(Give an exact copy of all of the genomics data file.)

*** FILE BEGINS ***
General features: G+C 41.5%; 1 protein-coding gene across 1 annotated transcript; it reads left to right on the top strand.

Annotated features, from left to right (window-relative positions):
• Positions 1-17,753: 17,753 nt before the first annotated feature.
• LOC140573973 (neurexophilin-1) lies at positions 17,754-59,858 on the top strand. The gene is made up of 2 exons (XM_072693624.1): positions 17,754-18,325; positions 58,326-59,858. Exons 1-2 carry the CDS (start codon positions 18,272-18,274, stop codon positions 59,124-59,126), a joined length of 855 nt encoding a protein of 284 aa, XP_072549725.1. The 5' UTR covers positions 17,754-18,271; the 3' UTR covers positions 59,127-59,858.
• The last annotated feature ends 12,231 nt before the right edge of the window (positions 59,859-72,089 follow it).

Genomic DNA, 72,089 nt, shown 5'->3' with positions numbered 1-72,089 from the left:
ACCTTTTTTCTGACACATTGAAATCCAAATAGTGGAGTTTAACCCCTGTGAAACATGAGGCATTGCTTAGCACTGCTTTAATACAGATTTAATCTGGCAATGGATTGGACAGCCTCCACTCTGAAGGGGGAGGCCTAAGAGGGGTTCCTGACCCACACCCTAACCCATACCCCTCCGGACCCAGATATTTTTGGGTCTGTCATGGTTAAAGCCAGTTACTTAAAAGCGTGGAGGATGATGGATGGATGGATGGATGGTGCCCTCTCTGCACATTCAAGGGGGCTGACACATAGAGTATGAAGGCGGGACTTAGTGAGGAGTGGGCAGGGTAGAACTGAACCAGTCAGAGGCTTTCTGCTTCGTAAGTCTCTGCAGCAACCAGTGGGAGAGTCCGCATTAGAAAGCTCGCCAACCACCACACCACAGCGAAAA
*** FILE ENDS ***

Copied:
General features: G+C 41.5%; 1 protein-coding gene across 1 annotated transcript; it reads left to right on the top strand.

Annotated features, from left to right (window-relative positions):
• Positions 1-17,753: 17,753 nt before the first annotated feature.
• LOC140573973 (neurexophilin-1) lies at positions 17,754-59,858 on the top strand. The gene is made up of 2 exons (XM_072693624.1): positions 17,754-18,325; positions 58,326-59,858. Exons 1-2 carry the CDS (start codon positions 18,272-18,274, stop codon positions 59,124-59,126), a joined length of 855 nt encoding a protein of 284 aa, XP_072549725.1. The 5' UTR covers positions 17,754-18,271; the 3' UTR covers positions 59,127-59,858.
• The last annotated feature ends 12,231 nt before the right edge of the window (positions 59,859-72,089 follow it).

Genomic DNA, 72,089 nt, shown 5'->3' with positions numbered 1-72,089 from the left:
ACCTTTTTTCTGACACATTGAAATCCAAATAGTGGAGTTTAACCCCTGTGAAACATGAGGCATTGCTTAGCACTGCTTTAATACAGATTTAATCTGGCAATGGATTGGACAGCCTCCACTCTGAAGGGGGAGGCCTAAGAGGGGTTCCTGACCCACACCCTAACCCATACCCCTCCGGACCCAGATATTTTTGGGTCTGTCATGGTTAAAGCCAGTTACTTAAAAGCGTGGAGGATGATGGATGGATGGATGGATGGTGCCCTCTCTGCACATTCAAGGGGGCTGACACATAGAGTATGAAGGCGGGACTTAGTGAGGAGTGGGCAGGGTAGAACTGAACCAGTCAGAGGCTTTCTGCTTCGTAAGTCTCTGCAGCAACCAGTGGGAGAGTCCGCATTAGAAAGCTCGCCAACCACCACACCACAGCGAAAA